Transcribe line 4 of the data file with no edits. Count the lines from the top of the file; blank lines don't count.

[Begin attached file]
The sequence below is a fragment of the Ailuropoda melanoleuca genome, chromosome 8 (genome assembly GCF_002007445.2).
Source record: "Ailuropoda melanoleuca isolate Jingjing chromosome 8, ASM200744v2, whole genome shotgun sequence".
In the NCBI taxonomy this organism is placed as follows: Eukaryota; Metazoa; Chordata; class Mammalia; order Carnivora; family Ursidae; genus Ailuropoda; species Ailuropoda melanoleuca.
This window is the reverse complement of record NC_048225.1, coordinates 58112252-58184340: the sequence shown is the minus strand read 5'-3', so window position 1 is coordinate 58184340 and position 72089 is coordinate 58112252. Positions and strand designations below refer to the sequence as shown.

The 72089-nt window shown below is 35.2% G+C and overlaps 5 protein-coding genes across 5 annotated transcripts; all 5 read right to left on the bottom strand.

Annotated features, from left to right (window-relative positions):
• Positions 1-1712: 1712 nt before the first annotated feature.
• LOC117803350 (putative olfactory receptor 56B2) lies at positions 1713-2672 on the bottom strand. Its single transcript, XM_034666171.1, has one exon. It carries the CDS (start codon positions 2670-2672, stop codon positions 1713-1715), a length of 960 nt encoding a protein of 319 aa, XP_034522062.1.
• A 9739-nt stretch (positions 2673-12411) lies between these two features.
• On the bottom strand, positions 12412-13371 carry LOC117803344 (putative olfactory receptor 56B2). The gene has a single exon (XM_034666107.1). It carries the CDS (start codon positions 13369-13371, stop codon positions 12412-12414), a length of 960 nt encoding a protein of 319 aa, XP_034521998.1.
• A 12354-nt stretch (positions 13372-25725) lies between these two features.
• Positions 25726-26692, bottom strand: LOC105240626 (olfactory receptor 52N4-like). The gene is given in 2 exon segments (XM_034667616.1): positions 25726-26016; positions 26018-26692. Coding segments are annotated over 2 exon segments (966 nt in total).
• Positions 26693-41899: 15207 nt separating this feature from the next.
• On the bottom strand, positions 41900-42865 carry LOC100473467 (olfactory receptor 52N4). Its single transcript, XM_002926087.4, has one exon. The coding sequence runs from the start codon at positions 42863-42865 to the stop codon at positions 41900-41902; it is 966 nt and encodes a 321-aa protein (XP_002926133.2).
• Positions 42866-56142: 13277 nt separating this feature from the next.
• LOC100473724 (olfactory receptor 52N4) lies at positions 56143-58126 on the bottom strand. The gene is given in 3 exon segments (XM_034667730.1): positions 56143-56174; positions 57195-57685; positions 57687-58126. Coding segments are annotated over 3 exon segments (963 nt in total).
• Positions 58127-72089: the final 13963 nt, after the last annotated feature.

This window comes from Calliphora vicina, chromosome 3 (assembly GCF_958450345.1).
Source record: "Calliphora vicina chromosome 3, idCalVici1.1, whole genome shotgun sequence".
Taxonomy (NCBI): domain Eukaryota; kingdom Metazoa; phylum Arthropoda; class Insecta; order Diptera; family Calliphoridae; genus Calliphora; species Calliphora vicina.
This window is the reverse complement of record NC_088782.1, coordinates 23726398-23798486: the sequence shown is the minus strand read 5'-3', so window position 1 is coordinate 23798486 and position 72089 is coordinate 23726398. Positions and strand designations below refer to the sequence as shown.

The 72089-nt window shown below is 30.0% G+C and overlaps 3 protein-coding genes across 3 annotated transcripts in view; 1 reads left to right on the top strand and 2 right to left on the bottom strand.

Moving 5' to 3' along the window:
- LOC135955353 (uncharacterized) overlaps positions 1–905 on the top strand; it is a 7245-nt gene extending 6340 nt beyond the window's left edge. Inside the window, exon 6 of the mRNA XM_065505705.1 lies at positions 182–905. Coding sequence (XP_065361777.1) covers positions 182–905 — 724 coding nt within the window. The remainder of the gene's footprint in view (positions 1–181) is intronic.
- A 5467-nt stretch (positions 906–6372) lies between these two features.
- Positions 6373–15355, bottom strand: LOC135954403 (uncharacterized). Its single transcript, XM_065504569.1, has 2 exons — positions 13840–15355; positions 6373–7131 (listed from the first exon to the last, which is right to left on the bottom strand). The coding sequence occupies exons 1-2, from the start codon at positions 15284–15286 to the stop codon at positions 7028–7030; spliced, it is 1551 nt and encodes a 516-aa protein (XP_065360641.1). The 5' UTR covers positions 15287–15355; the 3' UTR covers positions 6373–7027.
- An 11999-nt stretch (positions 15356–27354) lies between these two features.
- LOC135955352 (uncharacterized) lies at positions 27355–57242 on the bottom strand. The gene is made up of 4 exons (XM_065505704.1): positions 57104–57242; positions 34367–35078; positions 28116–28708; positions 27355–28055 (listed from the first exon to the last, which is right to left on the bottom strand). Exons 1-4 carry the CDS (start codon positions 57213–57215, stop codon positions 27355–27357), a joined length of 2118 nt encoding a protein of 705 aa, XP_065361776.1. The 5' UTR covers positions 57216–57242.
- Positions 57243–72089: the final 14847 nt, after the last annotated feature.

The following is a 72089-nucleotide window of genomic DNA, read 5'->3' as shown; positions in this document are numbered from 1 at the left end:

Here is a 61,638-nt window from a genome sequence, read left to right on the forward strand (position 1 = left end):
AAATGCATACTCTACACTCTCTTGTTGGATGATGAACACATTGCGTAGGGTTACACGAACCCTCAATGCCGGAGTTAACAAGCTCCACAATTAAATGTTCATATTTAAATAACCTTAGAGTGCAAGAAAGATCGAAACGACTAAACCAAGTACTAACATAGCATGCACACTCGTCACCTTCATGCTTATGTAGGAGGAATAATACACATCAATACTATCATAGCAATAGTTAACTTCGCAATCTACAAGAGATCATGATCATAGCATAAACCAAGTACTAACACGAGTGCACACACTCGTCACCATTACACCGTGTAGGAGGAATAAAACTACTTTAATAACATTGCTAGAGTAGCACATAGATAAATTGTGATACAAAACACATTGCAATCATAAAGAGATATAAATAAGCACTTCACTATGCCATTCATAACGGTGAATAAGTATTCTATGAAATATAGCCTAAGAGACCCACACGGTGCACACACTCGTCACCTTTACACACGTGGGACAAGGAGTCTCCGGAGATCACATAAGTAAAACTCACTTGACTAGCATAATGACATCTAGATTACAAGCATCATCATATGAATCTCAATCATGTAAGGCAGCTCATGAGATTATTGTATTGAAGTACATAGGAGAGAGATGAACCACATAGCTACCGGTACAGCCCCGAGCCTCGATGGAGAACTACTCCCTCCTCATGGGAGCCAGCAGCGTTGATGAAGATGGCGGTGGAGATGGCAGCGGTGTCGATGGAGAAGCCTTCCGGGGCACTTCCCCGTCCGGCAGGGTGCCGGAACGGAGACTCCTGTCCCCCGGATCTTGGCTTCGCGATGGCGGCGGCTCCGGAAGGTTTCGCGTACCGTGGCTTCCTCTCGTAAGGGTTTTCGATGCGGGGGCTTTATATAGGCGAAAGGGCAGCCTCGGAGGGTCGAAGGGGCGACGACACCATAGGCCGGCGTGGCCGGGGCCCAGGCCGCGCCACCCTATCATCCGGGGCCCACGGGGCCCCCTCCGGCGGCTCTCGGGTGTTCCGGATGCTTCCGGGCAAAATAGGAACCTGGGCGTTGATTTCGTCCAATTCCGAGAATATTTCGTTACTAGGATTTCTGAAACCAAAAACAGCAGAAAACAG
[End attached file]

This window is the reverse complement of record NC_048225.1, coordinates 58112252-58184340: the sequence shown is the minus strand read 5'-3', so window position 1 is coordinate 58184340 and position 72089 is coordinate 58112252. Positions and strand designations below refer to the sequence as shown.